Section 1: Introduction to the Caveman Diet
The caveman diet, also known at Paleolithic diet, hunter gatherer diet, or stone-age diet, is a dietary regime based on the idea you should consume only what our Paleolithic ancestors did. Agriculturally-developed plants such as grains and domesticated animals like cows have only been around for 10,000 years, so proponents of the diet believe our physical systems are not suited for this “modern” diet. If you want to be a bad ass mofo like your Paleolithic ancestors, than you should be eating a diet comprised of fruits, non-starchy vegetables, lean meat, and fish.
There is a Caveman diet community and movement and there are many different levels of strictness within this sphere, where on one side the liberals might aim to eat 80% paloe, including cheese, vinegars, wine, and a few other essentials to the diet (but never grains) and the conservatives who eat raw meat and avoid even tomatoes and eggplant because of their apparent toxic heritage. A lot of the conservatives are serious athletes with highly-tuned physical systems. If you’re a newbie, start by dumping the grains and starchy tubers and keep tweaking as you feel necessary.
The Caveman diet is not a weight loss diet but a dietary regimen, although if you are carrying an extra pound or fifty you will lose weight by following this diet and eventually reach your ideal body weight. However, the Caveman diet can be used efficiently as a weight loss tool with just a couple tweaks, and this is the primary purpose of our site.
It’s not the Atkins diet. You steer clear of bacon, sausage, ribs, wings etc. and you eat more vegetables and fruits than on Atkins. I would suggest picking up the Paloe Diet book, where they have huge lists of the foods you can and cannot eat as well as and recipes. Pick foods that have one ingredient–mainly, whole foods. You will have to cook quite a bit on your own, but we cover menu planning in section X to reduce this workload.
So, What did they eat again?
Again, fruits, non-starchy vegetables, lean meat, fish, nuts, berries. And no calorie counting, no measuring, they just ate as much as they wanted.
What didn’t these old school ancestors of ours eat?
Obviously pre-packaged, mass-produced foods, but also salt, sugar, dairy, grains, legumes, vinegar, beans, and Jack Daniels.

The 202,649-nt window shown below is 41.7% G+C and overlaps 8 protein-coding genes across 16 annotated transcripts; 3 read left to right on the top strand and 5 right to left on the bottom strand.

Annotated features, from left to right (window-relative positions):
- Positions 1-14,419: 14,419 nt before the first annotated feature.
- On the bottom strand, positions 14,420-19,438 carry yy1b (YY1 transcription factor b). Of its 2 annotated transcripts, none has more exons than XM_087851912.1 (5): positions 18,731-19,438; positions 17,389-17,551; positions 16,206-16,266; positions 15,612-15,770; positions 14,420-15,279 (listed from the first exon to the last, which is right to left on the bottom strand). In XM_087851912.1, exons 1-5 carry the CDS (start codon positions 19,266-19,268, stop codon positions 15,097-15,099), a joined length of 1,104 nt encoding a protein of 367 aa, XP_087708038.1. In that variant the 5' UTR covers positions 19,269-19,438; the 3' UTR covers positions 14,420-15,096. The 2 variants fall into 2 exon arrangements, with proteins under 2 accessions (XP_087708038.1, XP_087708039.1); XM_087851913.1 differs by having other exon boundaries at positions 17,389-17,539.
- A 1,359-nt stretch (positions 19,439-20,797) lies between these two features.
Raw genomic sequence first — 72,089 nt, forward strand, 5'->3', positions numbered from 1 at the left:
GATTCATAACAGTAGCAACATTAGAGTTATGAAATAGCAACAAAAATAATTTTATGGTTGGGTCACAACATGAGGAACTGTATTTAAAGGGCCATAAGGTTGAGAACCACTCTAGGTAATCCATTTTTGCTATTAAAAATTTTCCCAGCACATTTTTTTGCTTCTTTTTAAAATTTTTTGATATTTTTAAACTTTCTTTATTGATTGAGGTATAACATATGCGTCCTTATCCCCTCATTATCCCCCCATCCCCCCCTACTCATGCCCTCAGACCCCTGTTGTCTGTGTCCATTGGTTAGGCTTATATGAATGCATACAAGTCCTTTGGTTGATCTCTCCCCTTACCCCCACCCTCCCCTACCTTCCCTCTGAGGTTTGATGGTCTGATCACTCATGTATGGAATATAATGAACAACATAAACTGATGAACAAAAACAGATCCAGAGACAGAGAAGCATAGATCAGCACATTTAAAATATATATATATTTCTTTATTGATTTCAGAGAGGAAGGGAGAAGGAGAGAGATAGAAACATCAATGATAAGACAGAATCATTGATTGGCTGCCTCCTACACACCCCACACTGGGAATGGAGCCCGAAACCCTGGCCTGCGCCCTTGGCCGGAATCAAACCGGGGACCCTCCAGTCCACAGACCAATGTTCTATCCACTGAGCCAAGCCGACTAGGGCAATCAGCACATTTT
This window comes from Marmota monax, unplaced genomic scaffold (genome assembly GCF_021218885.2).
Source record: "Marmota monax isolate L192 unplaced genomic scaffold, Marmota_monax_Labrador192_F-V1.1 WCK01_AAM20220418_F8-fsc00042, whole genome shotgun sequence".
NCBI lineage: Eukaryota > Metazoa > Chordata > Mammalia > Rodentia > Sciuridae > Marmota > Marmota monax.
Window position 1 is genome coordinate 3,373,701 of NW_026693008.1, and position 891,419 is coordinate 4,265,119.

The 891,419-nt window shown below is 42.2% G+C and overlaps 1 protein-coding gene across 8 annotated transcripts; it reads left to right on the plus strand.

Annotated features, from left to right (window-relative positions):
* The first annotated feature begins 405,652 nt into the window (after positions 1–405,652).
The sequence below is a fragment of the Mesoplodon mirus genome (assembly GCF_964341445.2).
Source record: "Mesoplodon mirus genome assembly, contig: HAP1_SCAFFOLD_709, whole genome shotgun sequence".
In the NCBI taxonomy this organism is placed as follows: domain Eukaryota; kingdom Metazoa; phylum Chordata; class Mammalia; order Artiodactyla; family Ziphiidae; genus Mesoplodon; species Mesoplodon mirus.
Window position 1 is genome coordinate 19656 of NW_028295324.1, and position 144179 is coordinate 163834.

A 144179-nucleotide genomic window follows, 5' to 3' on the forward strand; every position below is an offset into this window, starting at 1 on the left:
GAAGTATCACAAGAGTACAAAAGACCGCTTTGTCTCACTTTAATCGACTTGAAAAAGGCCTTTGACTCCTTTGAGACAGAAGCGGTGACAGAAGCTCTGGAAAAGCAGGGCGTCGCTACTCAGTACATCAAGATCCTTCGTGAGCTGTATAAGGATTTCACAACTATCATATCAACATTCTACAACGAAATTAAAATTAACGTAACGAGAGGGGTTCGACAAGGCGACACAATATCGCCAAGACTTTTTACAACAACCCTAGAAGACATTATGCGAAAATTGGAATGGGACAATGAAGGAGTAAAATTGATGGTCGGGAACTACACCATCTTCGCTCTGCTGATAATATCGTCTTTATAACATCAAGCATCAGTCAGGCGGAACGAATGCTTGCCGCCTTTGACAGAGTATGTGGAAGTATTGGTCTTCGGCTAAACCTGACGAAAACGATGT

That sounds a bit anal retentive, obviously they ate honey.
Yes, ok, they were sure to have eaten honey, but how often could they have? Certainly not at the 180-pounds-of sugar-a-year level each individual on average consumes today in the United States.
Sure, Twinkies are bad, but whole grains and beans are healthy, yes?
Grains, legumes, and beans were not cultivated in the 2.5 million years our ancestors roamed the world, not until the development of agriculture 10,000 years ago, so by caveman standards, they don’t make the cut. But that’s not the whole of it. These plants might not be as healthy as we think. Grains, beans, and legumes need to be either soaked, boiled, or baked before being rendered edible, and are actually poisonous in their raw states. Even with boiling, we still experience some of the toxic effects after eating a big bean burrito, and wheat and gluten allergies and Celiac disease also seem to suggest we might not be wholly suited to consume these tasty buggers.
Poisonous? Are you high?
These plants coat their grains, beans or legumes with a toxin to discourage predators from eating them. Most of this is neutralized by cooking, but not all, and some individuals are more susceptible than others to the effects of the remaining chemicals. These plants also contain what are known as “antinutrients,” substances known to interfere with the body’s ability to absorb nutrients.
But dairy is healthy, just look at those Got Milk? commercials.
Consumption of dairy is also wrought with a history of allergies and health problems, from lactose intolerance to glucose intolerance. Entire modern races are lactose intolerant, not just a few wimps here or there who can’t handle their cheese. Dairy also is loaded with unhealthy saturated fats and have a high insulin index.
Sorry, but you need to give more facts if you want me to start buying this line of bull.
We’re going to step away now and focus on using the Caveman or Paleolithic diet for weight loss, which is the main focus of our site. If you would like detailed information on the Caveman diet as a daily regime and in-depth discussion of the ideas presented in brief here, we recommend starting with The Paleo Diet book by Dr. Loren Cordain. If you want to push the diet to achieve peak athletic performance, The Paleo Diet for Athletes by Cordain and Joe Friel, MS. There are many other resources available in bookstores and the web.
Section 1: Introduction to the Caveman Diet
Section 2: Introduction to Dieting in General
Section 3: Introduction to Weight Loss
Section 4: The Caveman Diet to Lose Weight
Section 5: Menu planning
Section 6: Exercise